“I dominated 95 per cent of the match, and for 15 minutes didn’t close the match out,” he said. “I was one point away from being in the locker room. But I still created chances, even when I wasn’t playing so well at the end of that third set. And then the fourth set was fairly comfortable. I put a lot of hard work into that third set. I maybe lost concentration when I served for it. In the tiebreak I didn’t lose concentration, I just missed a couple of shots. Losing that set was frustrating because it obviously means you’re out there another 30, 40 minutes at least, when I would preferably had been in the locker room.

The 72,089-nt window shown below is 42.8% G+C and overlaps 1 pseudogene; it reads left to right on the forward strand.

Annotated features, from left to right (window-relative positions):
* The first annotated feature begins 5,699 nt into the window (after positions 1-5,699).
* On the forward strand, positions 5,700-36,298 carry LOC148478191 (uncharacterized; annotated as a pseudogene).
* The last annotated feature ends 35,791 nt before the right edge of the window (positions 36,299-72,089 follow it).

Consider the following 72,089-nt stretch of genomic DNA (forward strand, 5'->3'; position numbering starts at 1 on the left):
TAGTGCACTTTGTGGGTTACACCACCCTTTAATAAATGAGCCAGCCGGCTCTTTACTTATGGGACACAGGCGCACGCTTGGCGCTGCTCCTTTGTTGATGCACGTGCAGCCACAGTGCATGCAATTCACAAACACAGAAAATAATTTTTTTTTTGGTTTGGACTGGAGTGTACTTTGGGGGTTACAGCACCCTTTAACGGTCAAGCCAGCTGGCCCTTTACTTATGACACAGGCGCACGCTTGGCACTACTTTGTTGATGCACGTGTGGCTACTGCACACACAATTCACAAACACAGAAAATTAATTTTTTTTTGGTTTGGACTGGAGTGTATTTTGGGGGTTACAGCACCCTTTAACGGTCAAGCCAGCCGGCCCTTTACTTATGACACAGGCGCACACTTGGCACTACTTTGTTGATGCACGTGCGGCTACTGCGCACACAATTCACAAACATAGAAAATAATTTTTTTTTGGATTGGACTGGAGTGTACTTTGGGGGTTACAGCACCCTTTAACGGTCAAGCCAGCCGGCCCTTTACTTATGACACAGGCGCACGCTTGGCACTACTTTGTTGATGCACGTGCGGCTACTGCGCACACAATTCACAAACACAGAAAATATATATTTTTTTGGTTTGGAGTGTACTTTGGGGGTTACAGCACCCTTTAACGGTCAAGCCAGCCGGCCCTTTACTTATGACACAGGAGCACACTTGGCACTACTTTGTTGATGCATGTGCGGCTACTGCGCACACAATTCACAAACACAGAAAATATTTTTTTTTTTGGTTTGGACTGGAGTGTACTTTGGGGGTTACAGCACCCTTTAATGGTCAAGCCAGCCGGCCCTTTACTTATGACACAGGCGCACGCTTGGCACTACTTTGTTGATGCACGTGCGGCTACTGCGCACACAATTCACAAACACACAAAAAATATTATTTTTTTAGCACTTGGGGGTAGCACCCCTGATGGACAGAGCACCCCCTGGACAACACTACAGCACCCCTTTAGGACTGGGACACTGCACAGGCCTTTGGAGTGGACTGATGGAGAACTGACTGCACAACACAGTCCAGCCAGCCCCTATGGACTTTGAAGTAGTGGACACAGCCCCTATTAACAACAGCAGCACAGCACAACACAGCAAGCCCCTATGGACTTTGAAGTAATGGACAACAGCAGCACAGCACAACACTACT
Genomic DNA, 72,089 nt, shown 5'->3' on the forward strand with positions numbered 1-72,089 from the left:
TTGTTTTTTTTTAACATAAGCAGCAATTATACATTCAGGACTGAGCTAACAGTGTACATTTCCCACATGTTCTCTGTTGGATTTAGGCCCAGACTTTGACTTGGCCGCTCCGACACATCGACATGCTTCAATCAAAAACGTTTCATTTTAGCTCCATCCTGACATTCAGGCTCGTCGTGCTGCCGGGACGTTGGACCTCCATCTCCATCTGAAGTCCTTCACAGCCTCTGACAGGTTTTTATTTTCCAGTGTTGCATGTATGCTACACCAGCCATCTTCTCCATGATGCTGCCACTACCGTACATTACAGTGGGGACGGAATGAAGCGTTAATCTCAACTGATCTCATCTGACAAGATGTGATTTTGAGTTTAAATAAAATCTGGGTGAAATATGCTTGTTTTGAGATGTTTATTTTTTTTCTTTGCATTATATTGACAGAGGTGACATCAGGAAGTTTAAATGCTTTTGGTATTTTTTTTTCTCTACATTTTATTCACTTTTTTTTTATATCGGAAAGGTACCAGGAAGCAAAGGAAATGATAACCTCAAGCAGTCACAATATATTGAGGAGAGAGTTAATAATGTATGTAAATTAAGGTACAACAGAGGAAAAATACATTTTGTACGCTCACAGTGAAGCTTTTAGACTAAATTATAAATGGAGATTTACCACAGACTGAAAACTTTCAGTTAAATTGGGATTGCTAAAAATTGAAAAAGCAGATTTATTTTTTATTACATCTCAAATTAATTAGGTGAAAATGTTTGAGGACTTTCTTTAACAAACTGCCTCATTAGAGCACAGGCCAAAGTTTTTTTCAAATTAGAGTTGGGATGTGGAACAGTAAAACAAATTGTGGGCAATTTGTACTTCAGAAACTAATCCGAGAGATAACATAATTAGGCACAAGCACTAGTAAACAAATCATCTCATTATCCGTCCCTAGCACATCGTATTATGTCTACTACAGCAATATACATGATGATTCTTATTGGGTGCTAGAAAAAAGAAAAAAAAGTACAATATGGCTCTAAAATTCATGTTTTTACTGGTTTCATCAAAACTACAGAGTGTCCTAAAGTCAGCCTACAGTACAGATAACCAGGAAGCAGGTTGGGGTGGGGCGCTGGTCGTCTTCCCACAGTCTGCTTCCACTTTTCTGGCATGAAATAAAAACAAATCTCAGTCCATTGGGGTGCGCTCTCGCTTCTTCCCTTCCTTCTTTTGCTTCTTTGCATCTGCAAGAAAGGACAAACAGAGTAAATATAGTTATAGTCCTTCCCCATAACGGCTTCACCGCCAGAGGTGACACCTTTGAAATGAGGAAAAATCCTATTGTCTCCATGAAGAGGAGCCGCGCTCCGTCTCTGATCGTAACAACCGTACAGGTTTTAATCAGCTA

“My racquet bit the dust. Unfortunate for it. But I was glad I managed to start well in the fourth.”

On the bald evidence of yesterday’s matches, Murray would appear to have a mountain to climb if he is to beat the rejuvenated Federer on Wednesday. Then again, Murray returns better than Tsonga and he will enjoy the chance to pass the Swiss if, under the influence of his new advisor Stefan Edberg, Federer tries to play his more aggressive game. To take on the former champion on the main show court in a night match ought to bring the best from Murray. No matter that he has only been back on the road again for three weeks, playing the big boys on the big stages is what Murray lives for: this is the real test and Murray is eager to know if he is ready for it.